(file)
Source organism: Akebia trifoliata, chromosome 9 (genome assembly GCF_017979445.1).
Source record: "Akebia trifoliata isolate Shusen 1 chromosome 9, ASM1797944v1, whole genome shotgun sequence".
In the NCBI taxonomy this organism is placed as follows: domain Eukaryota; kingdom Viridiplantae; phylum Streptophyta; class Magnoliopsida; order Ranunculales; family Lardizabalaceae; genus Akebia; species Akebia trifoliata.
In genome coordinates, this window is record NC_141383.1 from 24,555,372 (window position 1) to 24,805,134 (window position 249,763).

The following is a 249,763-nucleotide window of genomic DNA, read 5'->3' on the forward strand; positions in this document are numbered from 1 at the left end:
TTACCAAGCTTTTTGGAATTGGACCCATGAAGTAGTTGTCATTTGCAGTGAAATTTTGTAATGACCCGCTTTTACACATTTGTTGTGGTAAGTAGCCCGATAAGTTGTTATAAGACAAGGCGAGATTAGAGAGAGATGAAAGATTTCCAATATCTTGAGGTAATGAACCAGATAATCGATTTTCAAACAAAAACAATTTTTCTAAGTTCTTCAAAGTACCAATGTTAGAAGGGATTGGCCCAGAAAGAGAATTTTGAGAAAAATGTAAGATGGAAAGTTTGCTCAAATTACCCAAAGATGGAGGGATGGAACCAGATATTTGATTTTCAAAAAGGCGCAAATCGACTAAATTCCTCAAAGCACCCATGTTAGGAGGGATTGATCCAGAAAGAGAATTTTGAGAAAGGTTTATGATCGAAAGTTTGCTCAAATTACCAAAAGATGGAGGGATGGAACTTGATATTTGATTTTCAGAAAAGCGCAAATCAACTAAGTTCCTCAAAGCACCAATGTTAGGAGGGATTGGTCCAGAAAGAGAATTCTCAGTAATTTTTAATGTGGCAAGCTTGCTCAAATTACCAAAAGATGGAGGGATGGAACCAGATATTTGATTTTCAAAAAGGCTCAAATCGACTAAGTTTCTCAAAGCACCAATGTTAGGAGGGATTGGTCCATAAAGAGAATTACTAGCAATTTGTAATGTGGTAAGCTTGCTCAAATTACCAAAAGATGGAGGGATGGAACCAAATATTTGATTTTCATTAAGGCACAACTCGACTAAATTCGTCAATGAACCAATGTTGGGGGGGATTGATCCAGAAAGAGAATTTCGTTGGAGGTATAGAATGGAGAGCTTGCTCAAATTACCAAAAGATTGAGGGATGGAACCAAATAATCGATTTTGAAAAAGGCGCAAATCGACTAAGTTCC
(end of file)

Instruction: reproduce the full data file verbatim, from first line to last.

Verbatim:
Source organism: Akebia trifoliata, chromosome 9 (genome assembly GCF_017979445.1).
Source record: "Akebia trifoliata isolate Shusen 1 chromosome 9, ASM1797944v1, whole genome shotgun sequence".
In the NCBI taxonomy this organism is placed as follows: domain Eukaryota; kingdom Viridiplantae; phylum Streptophyta; class Magnoliopsida; order Ranunculales; family Lardizabalaceae; genus Akebia; species Akebia trifoliata.
In genome coordinates, this window is record NC_141383.1 from 24,555,372 (window position 1) to 24,805,134 (window position 249,763).

The following is a 249,763-nucleotide window of genomic DNA, read 5'->3' on the forward strand; positions in this document are numbered from 1 at the left end:
TTACCAAGCTTTTTGGAATTGGACCCATGAAGTAGTTGTCATTTGCAGTGAAATTTTGTAATGACCCGCTTTTACACATTTGTTGTGGTAAGTAGCCCGATAAGTTGTTATAAGACAAGGCGAGATTAGAGAGAGATGAAAGATTTCCAATATCTTGAGGTAATGAACCAGATAATCGATTTTCAAACAAAAACAATTTTTCTAAGTTCTTCAAAGTACCAATGTTAGAAGGGATTGGCCCAGAAAGAGAATTTTGAGAAAAATGTAAGATGGAAAGTTTGCTCAAATTACCCAAAGATGGAGGGATGGAACCAGATATTTGATTTTCAAAAAGGCGCAAATCGACTAAATTCCTCAAAGCACCCATGTTAGGAGGGATTGATCCAGAAAGAGAATTTTGAGAAAGGTTTATGATCGAAAGTTTGCTCAAATTACCAAAAGATGGAGGGATGGAACTTGATATTTGATTTTCAGAAAAGCGCAAATCAACTAAGTTCCTCAAAGCACCAATGTTAGGAGGGATTGGTCCAGAAAGAGAATTCTCAGTAATTTTTAATGTGGCAAGCTTGCTCAAATTACCAAAAGATGGAGGGATGGAACCAGATATTTGATTTTCAAAAAGGCTCAAATCGACTAAGTTTCTCAAAGCACCAATGTTAGGAGGGATTGGTCCATAAAGAGAATTACTAGCAATTTGTAATGTGGTAAGCTTGCTCAAATTACCAAAAGATGGAGGGATGGAACCAAATATTTGATTTTCATTAAGGCACAACTCGACTAAATTCGTCAATGAACCAATGTTGGGGGGGATTGATCCAGAAAGAGAATTTCGTTGGAGGTATAGAATGGAGAGCTTGCTCAAATTACCAAAAGATTGAGGGATGGAACCAAATAATCGATTTTGAAAAAGGCGCAAATCGACTAAGTTCC